Journal of Youth and Adolescence Volume: 40 Issue: 2 Dated: February 2011 Pages: 187-196
This study tested whether there was an immigrant paradox among adolescents in junior vocational education.
This study examined the role of family obligations and school adjustment in explaining immigrant adolescents' adaptation. Despite a relatively low socio-economic status, immigrant adolescents have been found to have a pattern of adaptation superior to that of national adolescents. Immigrant adolescents' strong sense of family obligations and positive school adjustment has been used to explain these positive adaptation outcomes. Using self-reports in a sample of 277 national adolescents (45.5 percent female) and a sample of 175 non-western immigrant adolescents (58.9 percent female), both samples with a mean age of 15 years, it was found that despite a lower socio-economic status, the adaptation of immigrant adolescents was as good as the nationals' adaptation. Immigrant adolescents scored higher on family obligations and school adjustment. Family obligations and school adjustment were found positively related to adaptation outcomes in the national and the immigrant adolescent sample. Findings suggest that, in underprivileged environments, a strong sense of family obligations may help immigrants as well as national adolescents achieve a positive pattern of adaptation. (Published Abstract) Tables and references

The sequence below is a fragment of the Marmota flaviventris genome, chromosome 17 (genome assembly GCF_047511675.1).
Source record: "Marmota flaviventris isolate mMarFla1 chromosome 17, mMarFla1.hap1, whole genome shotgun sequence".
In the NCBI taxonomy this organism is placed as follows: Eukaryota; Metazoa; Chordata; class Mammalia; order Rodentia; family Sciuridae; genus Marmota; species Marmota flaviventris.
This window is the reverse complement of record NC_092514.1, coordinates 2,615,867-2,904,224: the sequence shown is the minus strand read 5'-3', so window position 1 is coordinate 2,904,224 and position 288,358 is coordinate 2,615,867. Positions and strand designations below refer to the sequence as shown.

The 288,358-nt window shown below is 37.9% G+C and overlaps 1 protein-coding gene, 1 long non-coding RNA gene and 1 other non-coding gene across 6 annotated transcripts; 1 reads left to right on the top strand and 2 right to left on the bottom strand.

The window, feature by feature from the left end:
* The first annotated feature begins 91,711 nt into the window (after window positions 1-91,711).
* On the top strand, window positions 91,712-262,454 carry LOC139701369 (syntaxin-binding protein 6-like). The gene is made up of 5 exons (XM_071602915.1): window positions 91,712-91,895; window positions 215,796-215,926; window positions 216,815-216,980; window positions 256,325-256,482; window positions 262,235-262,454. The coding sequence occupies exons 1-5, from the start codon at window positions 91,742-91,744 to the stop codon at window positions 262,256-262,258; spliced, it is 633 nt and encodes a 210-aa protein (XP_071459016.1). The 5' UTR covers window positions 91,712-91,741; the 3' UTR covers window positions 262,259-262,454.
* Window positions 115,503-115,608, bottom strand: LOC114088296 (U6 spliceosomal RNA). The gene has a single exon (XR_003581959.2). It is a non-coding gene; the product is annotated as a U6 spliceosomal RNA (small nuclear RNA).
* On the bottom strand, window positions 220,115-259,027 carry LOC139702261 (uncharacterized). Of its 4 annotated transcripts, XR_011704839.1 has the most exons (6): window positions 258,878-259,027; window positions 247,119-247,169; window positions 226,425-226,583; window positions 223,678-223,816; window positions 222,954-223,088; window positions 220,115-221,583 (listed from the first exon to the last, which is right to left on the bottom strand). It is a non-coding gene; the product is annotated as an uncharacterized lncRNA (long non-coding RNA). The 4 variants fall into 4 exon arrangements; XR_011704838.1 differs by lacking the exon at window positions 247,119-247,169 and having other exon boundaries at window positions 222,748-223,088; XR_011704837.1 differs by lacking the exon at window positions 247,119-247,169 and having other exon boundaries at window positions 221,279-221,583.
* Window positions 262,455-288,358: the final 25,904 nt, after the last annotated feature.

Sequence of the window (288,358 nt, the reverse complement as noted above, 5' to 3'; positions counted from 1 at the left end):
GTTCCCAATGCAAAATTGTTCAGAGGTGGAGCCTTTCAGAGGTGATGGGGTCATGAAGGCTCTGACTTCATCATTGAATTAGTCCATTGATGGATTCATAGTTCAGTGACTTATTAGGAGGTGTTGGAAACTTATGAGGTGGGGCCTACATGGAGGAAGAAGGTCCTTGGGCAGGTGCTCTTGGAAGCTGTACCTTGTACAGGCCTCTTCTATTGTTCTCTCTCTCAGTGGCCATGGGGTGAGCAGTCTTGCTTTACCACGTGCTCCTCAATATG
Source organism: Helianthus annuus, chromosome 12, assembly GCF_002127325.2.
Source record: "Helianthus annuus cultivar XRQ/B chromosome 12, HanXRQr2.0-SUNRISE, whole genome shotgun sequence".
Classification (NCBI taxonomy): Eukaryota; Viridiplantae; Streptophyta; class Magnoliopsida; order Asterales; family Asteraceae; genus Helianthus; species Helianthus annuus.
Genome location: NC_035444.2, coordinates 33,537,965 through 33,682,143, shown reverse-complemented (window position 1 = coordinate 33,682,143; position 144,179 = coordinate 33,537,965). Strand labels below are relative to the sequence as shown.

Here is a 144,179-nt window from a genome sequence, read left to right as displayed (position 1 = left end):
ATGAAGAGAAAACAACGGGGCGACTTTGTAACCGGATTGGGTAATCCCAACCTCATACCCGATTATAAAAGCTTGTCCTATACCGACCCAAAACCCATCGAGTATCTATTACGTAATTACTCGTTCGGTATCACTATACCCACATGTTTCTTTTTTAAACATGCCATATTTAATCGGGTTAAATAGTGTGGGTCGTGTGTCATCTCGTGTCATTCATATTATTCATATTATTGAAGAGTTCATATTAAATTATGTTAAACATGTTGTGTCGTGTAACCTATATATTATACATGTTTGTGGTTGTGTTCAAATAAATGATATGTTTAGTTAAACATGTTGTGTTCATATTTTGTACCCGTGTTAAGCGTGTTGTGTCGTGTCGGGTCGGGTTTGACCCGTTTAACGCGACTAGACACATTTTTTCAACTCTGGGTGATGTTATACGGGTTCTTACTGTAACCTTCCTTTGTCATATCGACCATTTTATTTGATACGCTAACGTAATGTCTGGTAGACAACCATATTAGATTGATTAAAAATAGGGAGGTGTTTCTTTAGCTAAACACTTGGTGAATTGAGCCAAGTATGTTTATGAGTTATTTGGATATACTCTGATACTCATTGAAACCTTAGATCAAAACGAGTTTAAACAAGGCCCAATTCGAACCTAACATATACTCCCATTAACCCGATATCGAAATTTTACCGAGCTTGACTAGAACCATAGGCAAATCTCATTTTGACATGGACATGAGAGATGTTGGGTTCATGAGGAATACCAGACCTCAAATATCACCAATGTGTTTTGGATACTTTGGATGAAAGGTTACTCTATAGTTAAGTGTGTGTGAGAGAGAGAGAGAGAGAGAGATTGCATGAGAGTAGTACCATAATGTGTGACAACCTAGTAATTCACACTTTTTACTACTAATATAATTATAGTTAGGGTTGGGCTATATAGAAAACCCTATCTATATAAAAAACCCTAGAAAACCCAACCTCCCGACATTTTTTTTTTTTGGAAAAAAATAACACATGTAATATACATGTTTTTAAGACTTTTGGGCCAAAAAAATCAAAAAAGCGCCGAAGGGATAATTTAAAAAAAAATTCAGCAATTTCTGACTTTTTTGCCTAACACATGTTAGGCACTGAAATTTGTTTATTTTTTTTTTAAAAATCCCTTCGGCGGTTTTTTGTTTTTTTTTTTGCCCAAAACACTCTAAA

United States of America